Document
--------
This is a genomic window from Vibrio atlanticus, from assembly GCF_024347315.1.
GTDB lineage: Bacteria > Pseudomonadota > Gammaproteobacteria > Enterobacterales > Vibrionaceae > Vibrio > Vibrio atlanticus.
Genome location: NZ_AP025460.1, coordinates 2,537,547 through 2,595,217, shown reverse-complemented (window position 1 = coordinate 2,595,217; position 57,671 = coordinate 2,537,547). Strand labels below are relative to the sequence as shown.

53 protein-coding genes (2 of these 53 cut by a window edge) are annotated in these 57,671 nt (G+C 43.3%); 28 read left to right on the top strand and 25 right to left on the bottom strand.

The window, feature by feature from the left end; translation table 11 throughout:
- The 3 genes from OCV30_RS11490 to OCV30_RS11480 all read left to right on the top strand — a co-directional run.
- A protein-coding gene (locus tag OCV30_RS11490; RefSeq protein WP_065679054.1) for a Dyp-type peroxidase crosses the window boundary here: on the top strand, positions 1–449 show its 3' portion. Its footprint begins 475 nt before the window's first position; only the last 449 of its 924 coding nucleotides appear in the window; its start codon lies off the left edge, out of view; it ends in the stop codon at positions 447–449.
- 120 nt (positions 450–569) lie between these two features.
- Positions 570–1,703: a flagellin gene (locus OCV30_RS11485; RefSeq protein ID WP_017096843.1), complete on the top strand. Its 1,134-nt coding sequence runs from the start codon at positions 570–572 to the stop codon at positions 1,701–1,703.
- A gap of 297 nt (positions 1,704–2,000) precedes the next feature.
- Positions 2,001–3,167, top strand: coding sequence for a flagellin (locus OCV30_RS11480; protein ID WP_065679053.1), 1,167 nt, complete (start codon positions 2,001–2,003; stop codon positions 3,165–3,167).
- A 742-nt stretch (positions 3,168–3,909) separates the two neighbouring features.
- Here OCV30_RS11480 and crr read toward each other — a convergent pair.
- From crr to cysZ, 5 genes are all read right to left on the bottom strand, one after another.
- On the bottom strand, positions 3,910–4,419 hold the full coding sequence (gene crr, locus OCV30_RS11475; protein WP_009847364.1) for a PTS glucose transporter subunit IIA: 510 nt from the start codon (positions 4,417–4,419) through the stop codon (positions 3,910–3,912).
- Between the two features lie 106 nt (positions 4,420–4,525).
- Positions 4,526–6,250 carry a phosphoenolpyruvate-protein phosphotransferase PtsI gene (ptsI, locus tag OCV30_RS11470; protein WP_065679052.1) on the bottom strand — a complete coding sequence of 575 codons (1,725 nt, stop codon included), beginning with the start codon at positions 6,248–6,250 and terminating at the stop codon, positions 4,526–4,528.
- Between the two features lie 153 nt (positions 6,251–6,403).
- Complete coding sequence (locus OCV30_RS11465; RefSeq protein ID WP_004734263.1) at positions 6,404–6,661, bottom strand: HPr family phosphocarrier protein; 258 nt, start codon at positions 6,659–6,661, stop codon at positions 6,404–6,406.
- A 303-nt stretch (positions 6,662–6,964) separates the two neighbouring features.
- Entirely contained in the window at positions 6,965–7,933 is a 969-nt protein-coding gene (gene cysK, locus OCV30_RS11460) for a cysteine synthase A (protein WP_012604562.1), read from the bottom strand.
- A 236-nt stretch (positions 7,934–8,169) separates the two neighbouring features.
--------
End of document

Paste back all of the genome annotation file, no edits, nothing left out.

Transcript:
This is a genomic window from Vibrio atlanticus, from assembly GCF_024347315.1.
GTDB lineage: Bacteria > Pseudomonadota > Gammaproteobacteria > Enterobacterales > Vibrionaceae > Vibrio > Vibrio atlanticus.
Genome location: NZ_AP025460.1, coordinates 2,537,547 through 2,595,217, shown reverse-complemented (window position 1 = coordinate 2,595,217; position 57,671 = coordinate 2,537,547). Strand labels below are relative to the sequence as shown.

53 protein-coding genes (2 of these 53 cut by a window edge) are annotated in these 57,671 nt (G+C 43.3%); 28 read left to right on the top strand and 25 right to left on the bottom strand.

The window, feature by feature from the left end; translation table 11 throughout:
- The 3 genes from OCV30_RS11490 to OCV30_RS11480 all read left to right on the top strand — a co-directional run.
- A protein-coding gene (locus tag OCV30_RS11490; RefSeq protein WP_065679054.1) for a Dyp-type peroxidase crosses the window boundary here: on the top strand, positions 1–449 show its 3' portion. Its footprint begins 475 nt before the window's first position; only the last 449 of its 924 coding nucleotides appear in the window; its start codon lies off the left edge, out of view; it ends in the stop codon at positions 447–449.
- 120 nt (positions 450–569) lie between these two features.
- Positions 570–1,703: a flagellin gene (locus OCV30_RS11485; RefSeq protein ID WP_017096843.1), complete on the top strand. Its 1,134-nt coding sequence runs from the start codon at positions 570–572 to the stop codon at positions 1,701–1,703.
- A gap of 297 nt (positions 1,704–2,000) precedes the next feature.
- Positions 2,001–3,167, top strand: coding sequence for a flagellin (locus OCV30_RS11480; protein ID WP_065679053.1), 1,167 nt, complete (start codon positions 2,001–2,003; stop codon positions 3,165–3,167).
- A 742-nt stretch (positions 3,168–3,909) separates the two neighbouring features.
- Here OCV30_RS11480 and crr read toward each other — a convergent pair.
- From crr to cysZ, 5 genes are all read right to left on the bottom strand, one after another.
- On the bottom strand, positions 3,910–4,419 hold the full coding sequence (gene crr, locus OCV30_RS11475; protein WP_009847364.1) for a PTS glucose transporter subunit IIA: 510 nt from the start codon (positions 4,417–4,419) through the stop codon (positions 3,910–3,912).
- Between the two features lie 106 nt (positions 4,420–4,525).
- Positions 4,526–6,250 carry a phosphoenolpyruvate-protein phosphotransferase PtsI gene (ptsI, locus tag OCV30_RS11470; protein WP_065679052.1) on the bottom strand — a complete coding sequence of 575 codons (1,725 nt, stop codon included), beginning with the start codon at positions 6,248–6,250 and terminating at the stop codon, positions 4,526–4,528.
- Between the two features lie 153 nt (positions 6,251–6,403).
- Complete coding sequence (locus OCV30_RS11465; RefSeq protein ID WP_004734263.1) at positions 6,404–6,661, bottom strand: HPr family phosphocarrier protein; 258 nt, start codon at positions 6,659–6,661, stop codon at positions 6,404–6,406.
- A 303-nt stretch (positions 6,662–6,964) separates the two neighbouring features.
- Entirely contained in the window at positions 6,965–7,933 is a 969-nt protein-coding gene (gene cysK, locus OCV30_RS11460) for a cysteine synthase A (protein WP_012604562.1), read from the bottom strand.
- A 236-nt stretch (positions 7,934–8,169) separates the two neighbouring features.